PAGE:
There are also some rarer types in which there is involvement of internal organs but not the skin, and they are known as systemic sclerosis without scleroderma .

What are the causes of scleroderma?

The exact cause of the overproduction of collagen characteristic of scleroderma is currently unknown, but the immune system appears to be involved. Even so, it is suspected that there are several factors that may be involved in its development, such as genetics, the environment, changes in the immune system or hormonal changes, but this theory has yet to be proven.

Signs and symptoms

The signs and symptoms of scleroderma vary from person to person , especially if they have different affected areas or different types of scleroderma.

Among the earliest signs and symptoms we can find swelling or itching, as well as changes in the color and texture of the skin . Digestive problems may also appear (heartburn, difficulty swallowing, abdominal swelling, constipation or diarrhea, fecal incontinence,…), heart and lung problems (feeling of shortness of breath, lower tolerance for exercise, dizziness, cardiac arrhythmias, hypertension hypertension, pulmonary hypertension,…), in addition to fluid accumulation in the lower limbs or in the heart, kidney failure, or joint pain, among others.

Also characteristic, as we have already mentioned, is Raynaud’s phenomenon , in which the tips of the fingers (and some other distal areas of the body) do not receive sufficient blood supply and change their color.


Usually, when localized scleroderma is suspected, a blood test can be used, since positive antibodies can usually be detected, or biopsies confirm our diagnosis and delimit the depth of the condition. In some cases, an X- ray may also be helpful if bone involvement is suspected.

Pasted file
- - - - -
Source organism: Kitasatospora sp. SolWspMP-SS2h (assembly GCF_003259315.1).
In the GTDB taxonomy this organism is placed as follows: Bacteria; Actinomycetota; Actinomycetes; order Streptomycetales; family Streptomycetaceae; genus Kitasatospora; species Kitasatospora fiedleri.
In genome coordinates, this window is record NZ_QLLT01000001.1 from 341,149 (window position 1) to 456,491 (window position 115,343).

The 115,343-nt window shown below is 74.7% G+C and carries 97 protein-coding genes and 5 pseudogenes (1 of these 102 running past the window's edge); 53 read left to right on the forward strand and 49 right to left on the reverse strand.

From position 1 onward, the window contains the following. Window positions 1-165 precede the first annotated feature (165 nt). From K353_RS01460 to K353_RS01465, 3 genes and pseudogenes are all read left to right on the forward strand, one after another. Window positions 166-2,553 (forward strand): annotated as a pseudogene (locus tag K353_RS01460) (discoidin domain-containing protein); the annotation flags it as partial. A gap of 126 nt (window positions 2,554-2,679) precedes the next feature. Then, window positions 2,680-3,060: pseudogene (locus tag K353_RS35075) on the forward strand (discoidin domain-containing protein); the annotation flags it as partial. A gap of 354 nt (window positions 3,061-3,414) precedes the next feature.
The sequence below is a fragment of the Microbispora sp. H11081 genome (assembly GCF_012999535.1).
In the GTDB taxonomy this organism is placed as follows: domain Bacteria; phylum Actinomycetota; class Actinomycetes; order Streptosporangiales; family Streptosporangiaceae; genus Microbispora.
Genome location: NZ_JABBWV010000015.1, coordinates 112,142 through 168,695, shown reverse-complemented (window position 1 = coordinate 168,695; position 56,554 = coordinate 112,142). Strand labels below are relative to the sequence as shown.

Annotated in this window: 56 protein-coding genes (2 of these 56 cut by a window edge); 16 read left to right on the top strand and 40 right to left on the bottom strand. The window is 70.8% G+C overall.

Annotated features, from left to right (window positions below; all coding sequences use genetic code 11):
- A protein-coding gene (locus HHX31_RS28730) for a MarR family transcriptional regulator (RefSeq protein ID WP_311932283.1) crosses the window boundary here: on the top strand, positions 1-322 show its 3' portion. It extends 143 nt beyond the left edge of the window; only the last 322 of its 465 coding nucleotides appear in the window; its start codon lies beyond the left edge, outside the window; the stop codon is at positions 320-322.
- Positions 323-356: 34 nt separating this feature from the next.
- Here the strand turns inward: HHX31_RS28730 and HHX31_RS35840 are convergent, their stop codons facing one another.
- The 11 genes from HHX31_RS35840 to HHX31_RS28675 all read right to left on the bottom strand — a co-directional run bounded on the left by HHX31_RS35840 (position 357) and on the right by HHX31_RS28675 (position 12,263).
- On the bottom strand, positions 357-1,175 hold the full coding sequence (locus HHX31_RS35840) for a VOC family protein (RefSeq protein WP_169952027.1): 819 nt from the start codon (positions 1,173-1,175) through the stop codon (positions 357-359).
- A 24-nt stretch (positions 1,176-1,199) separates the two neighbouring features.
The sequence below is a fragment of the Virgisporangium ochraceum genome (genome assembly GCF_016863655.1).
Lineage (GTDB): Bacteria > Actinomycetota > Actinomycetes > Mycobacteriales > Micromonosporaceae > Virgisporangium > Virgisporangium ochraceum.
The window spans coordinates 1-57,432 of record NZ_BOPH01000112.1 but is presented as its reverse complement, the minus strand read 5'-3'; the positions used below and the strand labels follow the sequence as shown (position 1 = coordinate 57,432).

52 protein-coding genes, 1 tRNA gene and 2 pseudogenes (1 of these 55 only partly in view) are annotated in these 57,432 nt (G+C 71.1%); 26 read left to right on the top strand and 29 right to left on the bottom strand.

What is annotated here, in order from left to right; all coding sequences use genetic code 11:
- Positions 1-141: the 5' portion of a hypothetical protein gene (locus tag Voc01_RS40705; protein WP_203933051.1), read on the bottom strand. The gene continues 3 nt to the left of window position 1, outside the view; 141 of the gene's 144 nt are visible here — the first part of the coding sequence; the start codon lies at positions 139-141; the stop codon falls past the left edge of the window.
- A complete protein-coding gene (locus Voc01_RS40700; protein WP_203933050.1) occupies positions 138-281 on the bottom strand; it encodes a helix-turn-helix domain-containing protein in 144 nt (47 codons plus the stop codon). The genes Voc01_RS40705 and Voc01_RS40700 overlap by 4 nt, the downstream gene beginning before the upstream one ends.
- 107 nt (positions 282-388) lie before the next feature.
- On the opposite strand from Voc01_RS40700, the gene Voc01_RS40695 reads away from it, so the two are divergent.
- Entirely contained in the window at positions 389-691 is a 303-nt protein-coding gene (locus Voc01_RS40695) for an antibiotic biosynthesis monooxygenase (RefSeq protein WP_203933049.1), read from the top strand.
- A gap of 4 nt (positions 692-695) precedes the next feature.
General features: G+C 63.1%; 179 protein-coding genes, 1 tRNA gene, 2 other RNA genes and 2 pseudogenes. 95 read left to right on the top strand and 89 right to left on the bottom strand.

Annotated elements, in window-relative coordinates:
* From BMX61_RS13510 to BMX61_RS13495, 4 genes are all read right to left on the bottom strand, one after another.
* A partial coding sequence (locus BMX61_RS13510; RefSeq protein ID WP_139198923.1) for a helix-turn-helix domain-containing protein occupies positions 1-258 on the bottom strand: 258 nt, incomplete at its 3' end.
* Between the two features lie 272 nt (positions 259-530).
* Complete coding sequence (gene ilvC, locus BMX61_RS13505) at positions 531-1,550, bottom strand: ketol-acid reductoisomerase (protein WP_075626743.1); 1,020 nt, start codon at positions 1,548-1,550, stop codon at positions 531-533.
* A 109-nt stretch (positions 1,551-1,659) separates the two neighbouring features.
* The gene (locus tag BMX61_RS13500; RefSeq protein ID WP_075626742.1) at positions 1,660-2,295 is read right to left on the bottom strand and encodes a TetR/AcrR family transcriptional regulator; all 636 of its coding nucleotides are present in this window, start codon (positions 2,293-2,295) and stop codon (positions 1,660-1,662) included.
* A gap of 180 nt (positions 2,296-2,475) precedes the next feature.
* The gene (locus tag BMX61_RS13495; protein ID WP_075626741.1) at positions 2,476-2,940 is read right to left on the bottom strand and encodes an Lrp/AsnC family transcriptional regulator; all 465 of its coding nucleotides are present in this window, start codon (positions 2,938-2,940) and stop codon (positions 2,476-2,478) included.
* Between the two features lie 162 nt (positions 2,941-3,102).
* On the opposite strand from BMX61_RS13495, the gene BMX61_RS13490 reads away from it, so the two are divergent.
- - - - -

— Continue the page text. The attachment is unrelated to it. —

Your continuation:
In contrast, with systemic scleroderma , the diagnosis can be difficult, especially at first, also because they share symptoms with other pathologies of the connective tissue, such as lupus or rheumatoid arthritis. All this, together with the fact that there is no specific test to detect it, makes reaching a diagnosis complex, which is why a great medical experience is required to diagnose it.


No treatment can cure this disease , but it can slow the progression of the disease and minimize symptoms. Therefore, current treatment is based on symptoms and associated complications .

To treat systemic sclerosis, immunosuppressive, anti-inflammatory and corticosteroid medications are used, in addition to the medications necessary to alleviate the different symptoms that arise. But to treat localized scleroderma there is a greater variety. There is evidence that phototherapy with UVB rays is effective for treating superficial skin conditions, and with UVA rays for deeper conditions. Methotrexate and corticosteroids have also been helpful when the disease is severe or rapidly progressing.

Physiotherapy is also sometimes useful to treat or prevent joint contractures, and the use of moisturizing and sunscreen creams to hydrate and protect the affected skin.


Scleroderma Association of Castellón.

Esclerodermia (2020). NIAMS: National Institute of Arthritis and Musculoskeletal and Skin Diseases.

Jimenez, S. A. (2022). Scleroderma Treatment & Management: Approach Considerations, Pruritus, Raynaud Phenomenon. Medscape.

Rheumatologists estimate that there are 13,000 patients with scleroderma in Spain (2021). Spanish Foundation of Rheumatology.

Odonwodo, A., Badri, T., & Hariz, A. (2021). Scleroderma. StatPearls.

‌Scleroderma (2019). Cleveland Clinic.